struct packet_reader reader;
packet_reader_init(&reader, -1, heads->buf, heads->len,
PACKET_READ_CHOMP_NEWLINE |
PACKET_READ_GENTLE_ON_EOF |
PACKET_READ_DIE_ON_ERR_PACKET);
heads->version = discover_version(&reader);
switch (heads->version) {
case protocol_v2:
/*
* Do nothing. This isn't a list of refs but rather a
* capability advertisement. Client would have run
* 'stateless-connect' so we'll dump this capability listing
* and let them request the refs themselves.
*/
break;
case protocol_v1:
case protocol_v0:
get_remote_heads(&reader, &list, for_push ? REF_NORMAL : 0,
NULL, &heads->shallow);
options.hash_algo = reader.hash_algo;
break;
case protocol_unknown_version:
BUG("unknown protocol version");
}
return list;
}
static const struct git_hash_algo *detect_hash_algo(struct discovery *heads)
{
const char *p = memchr(heads->buf, '\t', heads->len);
int algo;
if (!p)
return the_hash_algo;
algo = hash_algo_by_length((p - heads->buf) / 2);
if (algo == GIT_HASH_UNKNOWN)
return NULL;
return &hash_algos[algo];
}
static struct ref *parse_info_refs(struct discovery *heads)
{
char *data, *start, *mid;
char *ref_name;
int i = 0;
struct ref *refs = NULL;
struct ref *ref = NULL;
struct ref *last_ref = NULL;
options.hash_algo = detect_hash_algo(heads);
if (!options.hash_algo)
die("%sinfo/refs not valid: could not determine hash algorithm; "
"is this a git repository?",
transport_anonymize_url(url.buf));
data = heads->buf;
start = NULL;
mid = data;
while (i < heads->len) {
if (!start) {
start = &data[i];
}
if (data[i] == '\t')
mid = &data[i];
if (data[i] == '\n') {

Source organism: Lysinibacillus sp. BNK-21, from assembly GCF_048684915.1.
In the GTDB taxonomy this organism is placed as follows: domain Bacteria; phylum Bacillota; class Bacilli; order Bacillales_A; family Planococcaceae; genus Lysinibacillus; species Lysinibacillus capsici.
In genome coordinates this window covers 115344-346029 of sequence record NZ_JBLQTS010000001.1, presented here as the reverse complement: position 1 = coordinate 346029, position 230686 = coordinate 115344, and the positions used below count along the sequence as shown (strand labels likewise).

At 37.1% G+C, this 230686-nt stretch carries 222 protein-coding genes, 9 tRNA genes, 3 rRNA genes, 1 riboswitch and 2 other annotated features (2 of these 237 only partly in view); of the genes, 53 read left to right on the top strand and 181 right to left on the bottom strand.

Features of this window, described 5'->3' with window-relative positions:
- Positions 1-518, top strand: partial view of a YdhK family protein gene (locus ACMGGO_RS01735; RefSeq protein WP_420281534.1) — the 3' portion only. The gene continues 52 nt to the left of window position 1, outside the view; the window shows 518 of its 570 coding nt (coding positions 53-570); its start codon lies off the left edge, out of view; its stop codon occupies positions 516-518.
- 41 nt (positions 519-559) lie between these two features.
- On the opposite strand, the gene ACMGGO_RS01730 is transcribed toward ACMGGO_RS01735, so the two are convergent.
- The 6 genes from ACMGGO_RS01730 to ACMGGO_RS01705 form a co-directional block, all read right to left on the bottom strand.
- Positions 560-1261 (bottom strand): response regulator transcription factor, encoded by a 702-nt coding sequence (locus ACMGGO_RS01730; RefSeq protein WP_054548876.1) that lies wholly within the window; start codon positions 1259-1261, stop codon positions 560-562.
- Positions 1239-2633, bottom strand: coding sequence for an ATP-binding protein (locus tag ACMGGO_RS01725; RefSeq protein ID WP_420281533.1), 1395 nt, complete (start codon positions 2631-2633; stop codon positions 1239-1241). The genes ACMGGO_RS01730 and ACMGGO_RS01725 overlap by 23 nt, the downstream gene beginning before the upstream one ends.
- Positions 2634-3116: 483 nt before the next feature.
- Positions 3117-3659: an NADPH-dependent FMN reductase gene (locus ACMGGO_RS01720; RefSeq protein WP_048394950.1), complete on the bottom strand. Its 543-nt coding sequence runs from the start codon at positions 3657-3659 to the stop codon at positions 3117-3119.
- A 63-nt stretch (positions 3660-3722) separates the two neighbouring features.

if (mid - start != options.hash_algo->hexsz)
die(_("%sinfo/refs not valid: is this a git repository?"),
transport_anonymize_url(url.buf));
data[i] = 0;
ref_name = mid + 1;
ref = alloc_ref(ref_name);
get_oid_hex_algop(start, &ref->old_oid, options.hash_algo);
if (!refs)
refs = ref;
if (last_ref)
last_ref->next = ref;
last_ref = ref;
start = NULL;
}
i++;
}
ref = alloc_ref("HEAD");
if (!http_fetch_ref(url.buf, ref) &&
!resolve_remote_symref(ref, refs)) {
ref->next = refs;
refs = ref;
} else {
free(ref);
}
return refs;
}
static void free_discovery(struct discovery *d)
{
if (d) {
if (d == last_discovery)
last_discovery = NULL;
free(d->shallow.oid);
free(d->buf_alloc);
remote-curl: always parse incoming refs When remote-curl receives a list of refs from a server, it keeps the whole buffer intact. When we get a "list" command, we feed the result to get_remote_heads, and when we get a "fetch" or "push" command, we feed it to fetch-pack or send-pack, respectively. If the HTTP response from the server is truncated for any reason, we will get an incomplete ref advertisement. If we then feed this incomplete list to fetch-pack, one of a few things may happen: 1. If the truncation is in a packet header, fetch-pack will notice the bogus line and complain. 2. If the truncation is inside a packet, fetch-pack will keep waiting for us to send the rest of the packet, which we never will. 3. If the truncation is at a packet boundary, fetch-pack will keep waiting for us to send the next packet, which we never will. As a result, fetch-pack hangs, waiting for input. However, remote-curl believes it has sent all of the advertisement, and therefore waits for fetch-pack to speak. The two processes end up in a deadlock. We do notice the broken ref list if we feed it to get_remote_heads. So if git asks the helper to do a "list" followed by a "fetch", we are safe; we'll abort during the list operation, which parses the refs. This patch teaches remote-curl to always parse and save the incoming ref list when we read the ref advertisement from a server. That means that we will always verify and abort before even running fetch-pack (or send-pack) when reading a corrupted list, even if we do not run the "list" command explicitly. Since we save the result, in the common case of running "list" then "fetch", we do not do any extra parsing at all. In the case of just a "fetch", we do an extra round of parsing, but only once. Note also that the "fetch" case will now also initialize server_capabilities from the remote (in remote-curl; we already would do so inside fetch-pack). Doing "list+fetch" already does this. It doesn't actually matter now, but the new behavior is arguably more correct, should remote-curl ever start caring about the server's capability list. Signed-off-by: Jeff King <peff@peff.net> Signed-off-by: Junio C Hamano <gitster@pobox.com>